The raiders were filing out of the bank, loot in their pockets and leather satchels, when St. Albans resident William N. Blaidsdell entered and asked what they were doing.
When told the bank had been robbed, the burly Blaidsdell turned, met an armed raider coming toward him up the steps, seized the Confederate and fell down on him.
Wallace and another raider shouted: “Shoot him! Shoot him!”
Instead, pistols were held to Blaidsdell’s head and he was ordered to give up or have his brains blown out.
It was at this point that old General Nason became fully aware of the ruckus. Standing on the bank steps he mildly suggested that “two upon one” was not “fair play.”
As the robbers forced Blaidsdell into the village common and lugged some $55,000 away with them, Gen. Nason added, “What gentlemen were those? It seems to me they were rather rude in their behavior.”
Questions have been raised over the full amount of the raiders’ take at the First National. Some estimates were as high as $98,000, but the bank eventually settled on a claim of $58,000 in losses. It could have been higher still.
McGrorty, as he pilfered the safe, is said to have asked Sowles about the contents of a number of the bags. He was told they contained pennies. To be certain the raider emptied one of five bags on the floor and only cent pieces rolled about.
He didn’t realize that another of the bags was filled with gold.
In all the losses at the three banks would finally be placed at $208,000. Thirteen raiders would later have $86,000 confiscated from them in total, meaning $120,000 had disappeared into the Confederacy, the purses of the rebels themselves, or to anyone who might have found cash along their escape route.
On The Streets
Raiders not assigned to rob the three banks guarded the streets, herded pedestrians onto the village green and rounded up horses for the getaway. Many of those who were in the vicinity that day, including those who were students at the St. Albans Academy (today’s home of the St. Albans Historical Museum) would later write accounts of the day.
Tight control of people and information on Main Street prevented men in the railroad machine shops and at the St. Albans Foundry, just a block or two away, from responding to any sort of alarm.
Six to eight persons already were being held on the park when Collins Huntington, a St. Albans resident, appeared on Main Street near the American House.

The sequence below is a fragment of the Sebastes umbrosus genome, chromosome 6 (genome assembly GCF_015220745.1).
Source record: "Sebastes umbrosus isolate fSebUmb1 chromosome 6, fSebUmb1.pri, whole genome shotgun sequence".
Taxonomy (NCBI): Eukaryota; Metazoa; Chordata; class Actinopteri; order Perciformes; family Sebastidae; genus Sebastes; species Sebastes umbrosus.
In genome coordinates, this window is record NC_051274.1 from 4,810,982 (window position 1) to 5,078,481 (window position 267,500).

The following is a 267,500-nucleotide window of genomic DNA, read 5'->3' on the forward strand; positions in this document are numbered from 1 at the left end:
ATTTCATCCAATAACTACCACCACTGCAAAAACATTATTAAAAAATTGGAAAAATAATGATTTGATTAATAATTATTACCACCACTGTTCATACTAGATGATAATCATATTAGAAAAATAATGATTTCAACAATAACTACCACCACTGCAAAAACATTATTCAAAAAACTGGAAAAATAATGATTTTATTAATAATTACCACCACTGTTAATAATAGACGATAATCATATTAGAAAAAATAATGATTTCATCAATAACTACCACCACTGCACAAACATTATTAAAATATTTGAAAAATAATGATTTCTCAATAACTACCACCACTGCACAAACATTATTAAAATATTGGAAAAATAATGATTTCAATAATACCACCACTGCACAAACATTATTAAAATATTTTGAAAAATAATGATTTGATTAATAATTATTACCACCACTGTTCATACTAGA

A raider touched him on the shoulder and ordered him to pass over to the holding area. Huntington, thinking the man was intoxicated or involved in some kind of prank, ignored him. The raider shot him and the ball struck Huntington in the back and glanced off a rib. Bleeding from his wound, Huntington crossed Main Street onto the park. He would survive the injury.
The bank robberies took only 12 to 15 minutes and meanwhile, other raiders stole horses from passersby, wagons, and hitching posts on Main Street.
One horse was stolen from Gilmore’s Livery Stable and several from Field’s and Fuller’s Livery Stables, all located on Lake Street. Proceeding north, raiders obtained saddles, bridles and saddle blankets from Bedard’s Harness shop on the east side of Main Street (north of Bank Street). More horses were stolen from Fuller’s other livery stable situated behind the Tremont House.
Leonard Bingham who came up Lake Street and onto Main Street, attempted to apprehend Young as he was mounting a stolen horse. He failed. About a dozen shots were fired at Bingham as he fled up Main Street, and he was slightly wounded in the abdomen.
Leonard L. Cross, a photographer with a shop on Main Street, heard the pistol shots, appeared at the door of his shop, and seeing a raider he later identified as Young, inquired as to what they were celebrating.
The Confederate replied, “I’ll let you know” and fired. The ball lodged in a door just missing Cross’ head.
Elinus Morrison, a contractor supervising the construction of the Welden House Hotel on Bank Street, just a block the east of Main Street, heard of the raid and ran with his men to see if they could help. Ordered by Young to stop, Morrison attempted to dodge into Miss Beattie’s Millinery Store. Young fired. The bullet pierced Morrison’s hand and abdomen.
Badly wounded, Morrison was given first aid at nearby Dutcher’s Drug store on Main Street and taken to his room at the American House. He died two days later.
At about the time Morrison was shot, more citizens were taking up weapons.
Wilder Gilson came onto Main Street with a rifle and fired at the last of the raiders who were in front of the Brainerd Block, now the site of Jeff’s restaurant at the corner of Main and Bank streets. Confederate raider Charles Higbee, was badly wounded. Aided by his companions, he escaped to Canada where he recovered from his wound.
The raiders tried to set other buildings on fire by hurling bottles of the incendiary mixture against them. But none worked as intended.
Chase is Given